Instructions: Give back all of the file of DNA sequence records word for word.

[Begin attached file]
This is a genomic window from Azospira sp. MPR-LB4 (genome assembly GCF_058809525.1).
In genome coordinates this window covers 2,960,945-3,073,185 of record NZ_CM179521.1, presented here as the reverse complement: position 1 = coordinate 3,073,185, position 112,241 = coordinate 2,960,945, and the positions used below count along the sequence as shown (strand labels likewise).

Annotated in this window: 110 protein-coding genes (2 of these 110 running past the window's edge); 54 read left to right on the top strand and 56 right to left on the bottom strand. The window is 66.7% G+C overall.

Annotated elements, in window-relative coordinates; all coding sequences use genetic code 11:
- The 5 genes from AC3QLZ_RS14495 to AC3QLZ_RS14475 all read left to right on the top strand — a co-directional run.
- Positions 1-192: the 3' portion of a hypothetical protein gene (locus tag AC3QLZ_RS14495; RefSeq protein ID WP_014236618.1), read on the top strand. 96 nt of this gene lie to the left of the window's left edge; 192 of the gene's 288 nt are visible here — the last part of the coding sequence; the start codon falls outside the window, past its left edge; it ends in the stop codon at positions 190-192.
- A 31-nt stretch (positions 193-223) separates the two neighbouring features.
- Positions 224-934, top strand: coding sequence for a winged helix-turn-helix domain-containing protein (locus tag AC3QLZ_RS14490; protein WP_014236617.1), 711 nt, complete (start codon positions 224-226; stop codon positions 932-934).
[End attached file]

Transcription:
This is a genomic window from Azospira sp. MPR-LB4 (genome assembly GCF_058809525.1).
In genome coordinates this window covers 2,960,945-3,073,185 of record NZ_CM179521.1, presented here as the reverse complement: position 1 = coordinate 3,073,185, position 112,241 = coordinate 2,960,945, and the positions used below count along the sequence as shown (strand labels likewise).

Annotated in this window: 110 protein-coding genes (2 of these 110 running past the window's edge); 54 read left to right on the top strand and 56 right to left on the bottom strand. The window is 66.7% G+C overall.

Annotated elements, in window-relative coordinates; all coding sequences use genetic code 11:
- The 5 genes from AC3QLZ_RS14495 to AC3QLZ_RS14475 all read left to right on the top strand — a co-directional run.
- Positions 1-192: the 3' portion of a hypothetical protein gene (locus tag AC3QLZ_RS14495; RefSeq protein ID WP_014236618.1), read on the top strand. 96 nt of this gene lie to the left of the window's left edge; 192 of the gene's 288 nt are visible here — the last part of the coding sequence; the start codon falls outside the window, past its left edge; it ends in the stop codon at positions 190-192.
- A 31-nt stretch (positions 193-223) separates the two neighbouring features.
- Positions 224-934, top strand: coding sequence for a winged helix-turn-helix domain-containing protein (locus tag AC3QLZ_RS14490; protein WP_014236617.1), 711 nt, complete (start codon positions 224-226; stop codon positions 932-934).